When a client lies down on my massage table I observe their breathing patterns as a clue to their stress level. Rapid, shallow breaths are typical of a higher sympathetic nervous system firing, also know as fight or flight mode. I find an effective way to get into a more relaxed state quickly is to invite my client to take longer and deeper breaths. Full inhalations feed the cells oxygen to boost energy levels, while full exhalations release toxins and rejuvenate. Increasing awareness of the breath can be very powerful and enhances the effectiveness of the massage treatment. During a more intense technique, I may ask a client to bring their breath into where my hand is placed on their body. It may not technically be possible to breathe into one’s foot for example, but the imagery helps to mentally let the tension go and relax the overstimulation of the nervous system. Incorporating breath work into a massage brings a mind-body connection that lasts beyond the session and becomes part of my home care recommendations. Mindful breathing is a simple form of meditation and can decrease stress levels significantly, even a couple of minutes a day helps. Now take a moment to focus on your breath…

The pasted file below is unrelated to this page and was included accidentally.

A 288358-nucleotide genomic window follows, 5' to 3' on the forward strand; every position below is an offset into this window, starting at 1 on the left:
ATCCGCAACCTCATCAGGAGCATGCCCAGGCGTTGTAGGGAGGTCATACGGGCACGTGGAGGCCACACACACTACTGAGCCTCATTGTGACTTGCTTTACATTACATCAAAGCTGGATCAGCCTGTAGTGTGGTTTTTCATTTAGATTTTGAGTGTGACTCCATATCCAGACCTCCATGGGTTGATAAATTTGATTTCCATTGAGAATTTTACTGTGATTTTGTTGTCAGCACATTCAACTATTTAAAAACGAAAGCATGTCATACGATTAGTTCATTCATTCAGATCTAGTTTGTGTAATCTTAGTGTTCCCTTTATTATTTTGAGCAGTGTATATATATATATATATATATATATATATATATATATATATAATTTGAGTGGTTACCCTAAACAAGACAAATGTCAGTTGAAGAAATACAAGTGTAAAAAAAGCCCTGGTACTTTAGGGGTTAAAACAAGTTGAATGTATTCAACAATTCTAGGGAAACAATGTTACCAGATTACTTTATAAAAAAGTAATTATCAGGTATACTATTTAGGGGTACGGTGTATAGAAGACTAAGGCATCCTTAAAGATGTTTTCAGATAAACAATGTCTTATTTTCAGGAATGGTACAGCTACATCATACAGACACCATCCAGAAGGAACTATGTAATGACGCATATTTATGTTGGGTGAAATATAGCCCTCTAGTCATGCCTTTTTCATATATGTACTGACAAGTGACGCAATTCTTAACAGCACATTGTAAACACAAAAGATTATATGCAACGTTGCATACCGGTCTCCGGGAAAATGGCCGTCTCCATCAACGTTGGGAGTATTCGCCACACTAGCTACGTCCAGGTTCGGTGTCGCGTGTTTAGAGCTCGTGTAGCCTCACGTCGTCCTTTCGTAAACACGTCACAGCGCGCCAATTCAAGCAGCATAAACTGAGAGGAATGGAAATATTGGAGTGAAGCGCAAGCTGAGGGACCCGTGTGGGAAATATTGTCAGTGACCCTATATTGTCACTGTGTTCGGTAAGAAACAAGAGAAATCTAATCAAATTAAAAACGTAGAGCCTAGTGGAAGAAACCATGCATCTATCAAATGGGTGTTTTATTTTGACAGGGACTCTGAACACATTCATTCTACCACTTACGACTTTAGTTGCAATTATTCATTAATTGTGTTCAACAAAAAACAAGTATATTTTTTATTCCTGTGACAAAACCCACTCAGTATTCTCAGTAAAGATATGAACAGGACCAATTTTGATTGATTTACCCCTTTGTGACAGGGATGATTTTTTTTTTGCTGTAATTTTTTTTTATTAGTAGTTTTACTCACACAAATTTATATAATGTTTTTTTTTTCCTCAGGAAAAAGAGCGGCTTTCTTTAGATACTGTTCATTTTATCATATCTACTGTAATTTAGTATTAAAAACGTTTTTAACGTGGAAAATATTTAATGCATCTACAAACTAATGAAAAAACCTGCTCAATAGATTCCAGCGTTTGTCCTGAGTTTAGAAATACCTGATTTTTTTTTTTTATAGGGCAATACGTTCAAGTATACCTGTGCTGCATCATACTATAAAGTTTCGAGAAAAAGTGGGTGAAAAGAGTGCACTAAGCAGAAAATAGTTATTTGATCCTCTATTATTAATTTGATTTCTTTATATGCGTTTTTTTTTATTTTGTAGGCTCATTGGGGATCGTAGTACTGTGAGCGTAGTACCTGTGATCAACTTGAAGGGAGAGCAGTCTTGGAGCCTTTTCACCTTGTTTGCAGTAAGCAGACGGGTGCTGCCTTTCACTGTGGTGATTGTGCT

Smooth Cycling